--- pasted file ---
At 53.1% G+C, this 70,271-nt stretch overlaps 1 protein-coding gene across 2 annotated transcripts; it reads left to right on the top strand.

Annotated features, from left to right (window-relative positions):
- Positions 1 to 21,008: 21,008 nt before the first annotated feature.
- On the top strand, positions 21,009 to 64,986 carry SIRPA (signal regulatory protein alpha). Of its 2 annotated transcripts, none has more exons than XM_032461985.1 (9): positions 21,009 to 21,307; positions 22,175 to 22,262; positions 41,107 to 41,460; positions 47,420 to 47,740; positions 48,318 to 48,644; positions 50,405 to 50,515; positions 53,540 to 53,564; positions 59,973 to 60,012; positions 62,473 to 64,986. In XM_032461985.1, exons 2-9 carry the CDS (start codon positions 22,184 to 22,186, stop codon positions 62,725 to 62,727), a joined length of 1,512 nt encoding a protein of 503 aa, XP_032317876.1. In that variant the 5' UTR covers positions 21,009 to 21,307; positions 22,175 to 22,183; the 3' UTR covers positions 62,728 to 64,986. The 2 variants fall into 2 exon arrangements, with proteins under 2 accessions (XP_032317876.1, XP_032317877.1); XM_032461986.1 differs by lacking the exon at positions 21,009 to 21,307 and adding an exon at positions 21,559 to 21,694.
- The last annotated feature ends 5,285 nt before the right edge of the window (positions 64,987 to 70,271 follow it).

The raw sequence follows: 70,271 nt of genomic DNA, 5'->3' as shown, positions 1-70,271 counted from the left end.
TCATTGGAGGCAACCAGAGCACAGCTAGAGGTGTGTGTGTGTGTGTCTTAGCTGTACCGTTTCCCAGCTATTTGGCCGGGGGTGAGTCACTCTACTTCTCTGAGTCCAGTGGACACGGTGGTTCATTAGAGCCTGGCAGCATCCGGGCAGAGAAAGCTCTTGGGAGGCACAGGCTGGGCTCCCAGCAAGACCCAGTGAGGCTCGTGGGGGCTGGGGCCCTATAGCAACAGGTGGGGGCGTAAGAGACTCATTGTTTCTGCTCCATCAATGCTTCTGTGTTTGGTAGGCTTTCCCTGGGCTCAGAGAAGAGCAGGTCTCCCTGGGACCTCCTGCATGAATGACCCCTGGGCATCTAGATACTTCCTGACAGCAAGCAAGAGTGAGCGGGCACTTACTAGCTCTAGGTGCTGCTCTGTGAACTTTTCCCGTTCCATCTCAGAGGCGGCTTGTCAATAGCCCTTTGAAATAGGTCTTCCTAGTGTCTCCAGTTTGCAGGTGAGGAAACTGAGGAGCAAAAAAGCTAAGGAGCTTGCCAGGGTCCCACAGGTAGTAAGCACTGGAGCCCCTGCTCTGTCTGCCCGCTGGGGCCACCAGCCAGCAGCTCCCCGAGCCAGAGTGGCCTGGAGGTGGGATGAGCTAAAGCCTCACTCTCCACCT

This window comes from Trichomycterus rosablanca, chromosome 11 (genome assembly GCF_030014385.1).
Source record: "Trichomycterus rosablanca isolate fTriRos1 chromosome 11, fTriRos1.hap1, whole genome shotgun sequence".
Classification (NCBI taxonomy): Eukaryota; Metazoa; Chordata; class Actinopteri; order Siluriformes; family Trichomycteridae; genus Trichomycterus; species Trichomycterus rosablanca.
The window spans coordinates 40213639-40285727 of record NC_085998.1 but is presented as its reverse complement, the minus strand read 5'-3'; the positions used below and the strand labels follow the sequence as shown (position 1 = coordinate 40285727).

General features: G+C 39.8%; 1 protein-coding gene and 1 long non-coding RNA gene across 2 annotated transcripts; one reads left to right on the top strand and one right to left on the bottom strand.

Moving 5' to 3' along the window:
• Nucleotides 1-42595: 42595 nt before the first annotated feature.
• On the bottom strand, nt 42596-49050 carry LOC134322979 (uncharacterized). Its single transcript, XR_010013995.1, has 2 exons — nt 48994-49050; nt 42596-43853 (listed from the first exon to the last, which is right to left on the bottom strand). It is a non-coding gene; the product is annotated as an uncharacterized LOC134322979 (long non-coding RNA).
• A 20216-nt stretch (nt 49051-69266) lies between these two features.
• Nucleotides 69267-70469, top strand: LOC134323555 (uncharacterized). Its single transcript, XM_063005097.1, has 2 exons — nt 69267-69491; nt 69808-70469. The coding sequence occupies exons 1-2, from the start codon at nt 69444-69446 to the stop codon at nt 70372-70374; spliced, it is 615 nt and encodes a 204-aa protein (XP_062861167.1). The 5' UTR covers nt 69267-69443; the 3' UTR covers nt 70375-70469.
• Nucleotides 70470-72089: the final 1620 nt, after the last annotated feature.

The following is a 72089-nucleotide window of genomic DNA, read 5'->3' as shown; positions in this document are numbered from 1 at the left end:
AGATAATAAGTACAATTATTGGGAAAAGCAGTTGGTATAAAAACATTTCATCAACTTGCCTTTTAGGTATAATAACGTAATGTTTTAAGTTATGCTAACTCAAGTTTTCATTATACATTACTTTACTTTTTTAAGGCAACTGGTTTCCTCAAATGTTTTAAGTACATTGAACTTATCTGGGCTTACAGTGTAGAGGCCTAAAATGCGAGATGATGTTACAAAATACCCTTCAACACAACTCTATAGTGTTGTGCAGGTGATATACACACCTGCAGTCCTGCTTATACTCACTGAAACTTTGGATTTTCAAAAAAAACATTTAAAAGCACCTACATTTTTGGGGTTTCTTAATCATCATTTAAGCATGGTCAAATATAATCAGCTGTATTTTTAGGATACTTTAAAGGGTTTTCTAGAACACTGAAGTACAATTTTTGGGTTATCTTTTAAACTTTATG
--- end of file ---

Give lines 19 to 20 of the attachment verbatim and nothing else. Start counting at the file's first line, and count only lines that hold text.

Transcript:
The following is a 72089-nucleotide window of genomic DNA, read 5'->3' as shown; positions in this document are numbered from 1 at the left end:
AGATAATAAGTACAATTATTGGGAAAAGCAGTTGGTATAAAAACATTTCATCAACTTGCCTTTTAGGTATAATAACGTAATGTTTTAAGTTATGCTAACTCAAGTTTTCATTATACATTACTTTACTTTTTTAAGGCAACTGGTTTCCTCAAATGTTTTAAGTACATTGAACTTATCTGGGCTTACAGTGTAGAGGCCTAAAATGCGAGATGATGTTACAAAATACCCTTCAACACAACTCTATAGTGTTGTGCAGGTGATATACACACCTGCAGTCCTGCTTATACTCACTGAAACTTTGGATTTTCAAAAAAAACATTTAAAAGCACCTACATTTTTGGGGTTTCTTAATCATCATTTAAGCATGGTCAAATATAATCAGCTGTATTTTTAGGATACTTTAAAGGGTTTTCTAGAACACTGAAGTACAATTTTTGGGTTATCTTTTAAACTTTATG